Welfarism And Dependency

by Scott Morrice on 05/08/2012

I came across an interesting blog post the other day that underlined an issue that I am struggling with–and dealing with welfarism and dependency.

In his Helping the Poor is Now Apparently Anti-Bible post, Kevin Drum is taking a bit of run at Rick Warren — he of Saddleback megachurch and Purpose Driven Life fame.

Warren, in responding to an interviewer’s question about President Obama’s statement that God tells us to look after those that are less fortunate than ourselves, says that he accepts that although the Bible is exhorting us to look after the poor, he doesn’t think that this means wealth distribution. In fact, he feels that the position of the Bible on these matters must be examined in the light of “fairness”. For instance he says: Does fairness mean everybody makes the same amount of money?

And he also goes on to say: When you subsidize people, you create the dependency. You — you rob them of dignity.

Against this Drum responds:

You know, there’s nothing really wrong with a Republican politician saying this. Or a Democratic politician, for that matter. My first preference for helping the poor is indeed to make sure they have decent jobs. Unfortunately, I haven’t yet met anyone who has a brilliant plan for making the economy boom on such a sustained basis that jobs are always available for everyone.


But I’m a blogger, not a minister. And while I might not be an expert on the Bible, I’ve read enough to know that Jesus sure didn’t seem to think that helping the poor robbed them of dignity. Can someone help me out here? What part of the gospels do you think Warren is referring to?

I personally think that the issue at hand is much more complex than what we can glean from the above exchange. And, to be fair, I am sure both of Warren and Drum would probably agree.

I definitely don’t think that this is a “fairness” issue. But even if fairness is part of the issue, I don’t think that fairness necessarily suggests equal wealth distribution, as Warren seems to worry.

In her The Fairness Campaign post Lynne McTaggart writes about fairness, but in a slightly different context. Nevertheless she makes some very valid points that I would argue are relevant to the issue here at hand.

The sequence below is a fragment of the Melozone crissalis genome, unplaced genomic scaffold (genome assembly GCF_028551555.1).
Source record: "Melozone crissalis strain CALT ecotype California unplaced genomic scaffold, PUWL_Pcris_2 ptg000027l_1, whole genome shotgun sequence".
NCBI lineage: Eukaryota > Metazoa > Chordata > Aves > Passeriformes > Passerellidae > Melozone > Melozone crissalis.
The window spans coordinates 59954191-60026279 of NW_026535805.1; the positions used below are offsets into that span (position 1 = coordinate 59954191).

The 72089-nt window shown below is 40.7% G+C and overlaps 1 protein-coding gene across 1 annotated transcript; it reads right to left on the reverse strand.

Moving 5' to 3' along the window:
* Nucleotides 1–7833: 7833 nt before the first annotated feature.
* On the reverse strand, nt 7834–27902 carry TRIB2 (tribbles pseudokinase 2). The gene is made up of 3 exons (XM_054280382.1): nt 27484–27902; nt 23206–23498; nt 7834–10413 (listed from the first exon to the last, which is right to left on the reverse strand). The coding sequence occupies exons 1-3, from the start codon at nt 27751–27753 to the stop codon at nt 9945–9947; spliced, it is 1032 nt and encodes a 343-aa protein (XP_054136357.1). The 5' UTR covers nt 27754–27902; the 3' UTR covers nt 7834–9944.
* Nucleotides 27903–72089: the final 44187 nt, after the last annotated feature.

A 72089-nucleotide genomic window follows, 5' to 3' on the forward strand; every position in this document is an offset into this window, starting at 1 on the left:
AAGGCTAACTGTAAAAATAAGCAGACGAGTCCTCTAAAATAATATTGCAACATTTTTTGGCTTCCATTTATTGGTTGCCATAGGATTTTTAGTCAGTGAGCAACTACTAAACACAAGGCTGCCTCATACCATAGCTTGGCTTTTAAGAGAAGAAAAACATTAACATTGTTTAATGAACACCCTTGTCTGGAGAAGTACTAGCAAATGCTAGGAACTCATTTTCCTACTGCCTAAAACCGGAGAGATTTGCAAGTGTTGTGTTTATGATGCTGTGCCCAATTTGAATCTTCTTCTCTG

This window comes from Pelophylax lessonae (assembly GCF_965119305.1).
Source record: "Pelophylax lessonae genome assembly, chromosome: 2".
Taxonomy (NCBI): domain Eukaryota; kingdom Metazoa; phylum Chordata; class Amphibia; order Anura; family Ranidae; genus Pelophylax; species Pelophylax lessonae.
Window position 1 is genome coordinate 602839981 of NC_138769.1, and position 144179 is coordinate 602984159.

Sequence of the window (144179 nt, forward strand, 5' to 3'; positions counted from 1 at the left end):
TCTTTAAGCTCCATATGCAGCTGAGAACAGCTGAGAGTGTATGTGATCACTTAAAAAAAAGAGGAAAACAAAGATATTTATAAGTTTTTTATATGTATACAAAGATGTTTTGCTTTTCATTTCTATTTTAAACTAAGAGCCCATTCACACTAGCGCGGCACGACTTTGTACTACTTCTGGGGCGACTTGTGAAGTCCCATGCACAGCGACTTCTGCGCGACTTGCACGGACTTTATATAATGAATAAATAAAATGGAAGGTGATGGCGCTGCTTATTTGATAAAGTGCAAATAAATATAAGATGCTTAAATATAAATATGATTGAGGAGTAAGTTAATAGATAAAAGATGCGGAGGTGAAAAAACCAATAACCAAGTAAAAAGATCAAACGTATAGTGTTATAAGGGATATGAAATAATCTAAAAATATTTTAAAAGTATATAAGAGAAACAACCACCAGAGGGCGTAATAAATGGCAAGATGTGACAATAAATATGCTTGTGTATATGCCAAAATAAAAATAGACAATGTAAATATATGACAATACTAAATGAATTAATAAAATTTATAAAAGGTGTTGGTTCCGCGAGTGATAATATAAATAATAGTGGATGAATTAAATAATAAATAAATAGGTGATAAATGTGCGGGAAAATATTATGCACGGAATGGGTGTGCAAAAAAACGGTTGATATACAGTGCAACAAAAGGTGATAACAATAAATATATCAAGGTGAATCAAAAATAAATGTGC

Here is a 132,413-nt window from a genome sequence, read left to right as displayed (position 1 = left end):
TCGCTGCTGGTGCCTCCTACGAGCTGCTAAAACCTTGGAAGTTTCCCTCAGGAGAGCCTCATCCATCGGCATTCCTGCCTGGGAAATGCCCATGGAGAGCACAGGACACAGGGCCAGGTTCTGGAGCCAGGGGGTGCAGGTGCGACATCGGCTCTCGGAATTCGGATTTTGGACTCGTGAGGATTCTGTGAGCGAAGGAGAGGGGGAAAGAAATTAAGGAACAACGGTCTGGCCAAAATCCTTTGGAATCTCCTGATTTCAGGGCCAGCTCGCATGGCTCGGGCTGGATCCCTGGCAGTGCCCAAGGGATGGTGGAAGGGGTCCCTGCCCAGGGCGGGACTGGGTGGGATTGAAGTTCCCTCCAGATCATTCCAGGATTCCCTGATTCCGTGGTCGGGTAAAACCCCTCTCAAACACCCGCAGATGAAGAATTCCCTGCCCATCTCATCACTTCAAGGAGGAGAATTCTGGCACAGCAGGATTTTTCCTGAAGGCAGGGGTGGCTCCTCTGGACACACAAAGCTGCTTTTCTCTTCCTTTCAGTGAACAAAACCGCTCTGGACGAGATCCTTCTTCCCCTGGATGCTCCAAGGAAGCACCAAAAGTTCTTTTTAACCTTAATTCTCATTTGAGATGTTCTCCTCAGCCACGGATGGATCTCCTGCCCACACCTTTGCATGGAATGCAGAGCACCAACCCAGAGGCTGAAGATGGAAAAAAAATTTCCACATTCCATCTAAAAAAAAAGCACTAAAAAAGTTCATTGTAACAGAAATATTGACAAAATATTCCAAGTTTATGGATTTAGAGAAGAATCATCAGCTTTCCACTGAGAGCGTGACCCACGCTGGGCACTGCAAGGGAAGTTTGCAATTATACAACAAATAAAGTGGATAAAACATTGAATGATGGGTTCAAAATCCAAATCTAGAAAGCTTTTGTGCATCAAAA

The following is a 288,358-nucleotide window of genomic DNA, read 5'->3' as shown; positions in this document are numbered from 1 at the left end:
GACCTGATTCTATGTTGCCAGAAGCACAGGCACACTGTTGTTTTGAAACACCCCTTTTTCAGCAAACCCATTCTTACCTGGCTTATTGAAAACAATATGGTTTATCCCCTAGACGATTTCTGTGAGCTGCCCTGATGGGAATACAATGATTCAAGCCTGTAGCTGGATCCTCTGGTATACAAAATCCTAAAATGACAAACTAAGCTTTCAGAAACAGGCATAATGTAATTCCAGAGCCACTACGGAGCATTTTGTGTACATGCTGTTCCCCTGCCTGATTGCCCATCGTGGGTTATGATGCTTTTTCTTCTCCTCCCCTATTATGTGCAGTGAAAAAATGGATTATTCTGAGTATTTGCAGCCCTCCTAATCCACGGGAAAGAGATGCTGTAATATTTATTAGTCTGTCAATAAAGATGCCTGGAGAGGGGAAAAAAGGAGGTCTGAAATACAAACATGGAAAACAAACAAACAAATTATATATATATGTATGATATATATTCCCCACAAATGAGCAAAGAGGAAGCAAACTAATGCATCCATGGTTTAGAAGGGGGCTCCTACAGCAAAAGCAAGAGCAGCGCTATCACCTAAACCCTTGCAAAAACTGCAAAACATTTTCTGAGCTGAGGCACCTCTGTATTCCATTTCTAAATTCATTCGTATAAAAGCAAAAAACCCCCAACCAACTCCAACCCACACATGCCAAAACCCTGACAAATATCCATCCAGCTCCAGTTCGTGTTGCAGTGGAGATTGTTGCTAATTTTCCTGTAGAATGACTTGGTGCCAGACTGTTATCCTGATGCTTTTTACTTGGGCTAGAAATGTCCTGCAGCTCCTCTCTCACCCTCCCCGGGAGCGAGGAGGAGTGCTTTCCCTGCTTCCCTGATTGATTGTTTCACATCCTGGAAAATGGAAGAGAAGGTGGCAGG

She writes:

Fairness is a close relation of truth; life is fair when someone is given an equal chance, when a decision is evenhanded, when something is simply and wholly right.

And again:

What we mean by it is not sameness or redistribution – but an equal chance, an equal possibility, an equal say in areas that affect our society, a reward commensurate with contribution, a reward that does not come at someone else’s expense.

I agree with McTaggart, and I see Warren as completely off the mark when he argues that the Bible’s teachings with respect to looking after the poor must be examined in the light of what is fair.

But I am less sure about how I feel about Warren’s comment to the effect that when you subsidize people you create dependency. Again, I think this criticism, on its own, is quite simplistic, and fails to meaningfully define the greater issue. But I do wonder if there is a point to be made there.

In my Identity Politics Reconsidered post I wrote that I had recently came across an article about Dr. Rowan Williams, who recently resigned as Archbishop of Canterbury, written by John Bingham of the Daily Telegraph. The article quotes Dr. Rowan as saying:

Yet there is some substance to that suspicious use of welfarism. There is a problem about dependency, there is a problem about assuming somebody else resolves the problems and there is certainly a problem about centralized state provision as the solution to everything.

And those who have recently from both left and right pointed out that welfarism is not good news for those who want a mutually responsible active, creative community have not been wrong.

So it appears that I am in good company when I wonder where I am going to wind up on this issue. Having said, I am far from resolving it in my own mind —but I’m working on it!

I’ll keep you posted.

  • Lmmd

    The biblical position is clearly enough articulated in Christ’s parable pertaining to “The Good Samaritan”: each of us is his brother’s keeper. It is a message with which Rick Warren, Lynne McTaggart, Rowan Williams and, quite probably, Kevin Drum would be thoroughly familiar.

    As is so often the case, however, the devil is in the details and the details currently bedevil rioters in Greece, protesters “occupying Wall Street”, First Nations people throughout North America, college students in La Belle Province, etc. etc. etc. Relationships between the “haves” and the “have -nots”, between the individual and the community, between rights and responsibilities, between action (or, for that matter, inaction) and its consequences, these relationships defy a simple resolution.

    Perhaps the good will implied in the two McTaggart quotations cited in your blog come as close to a meaningful response as any.

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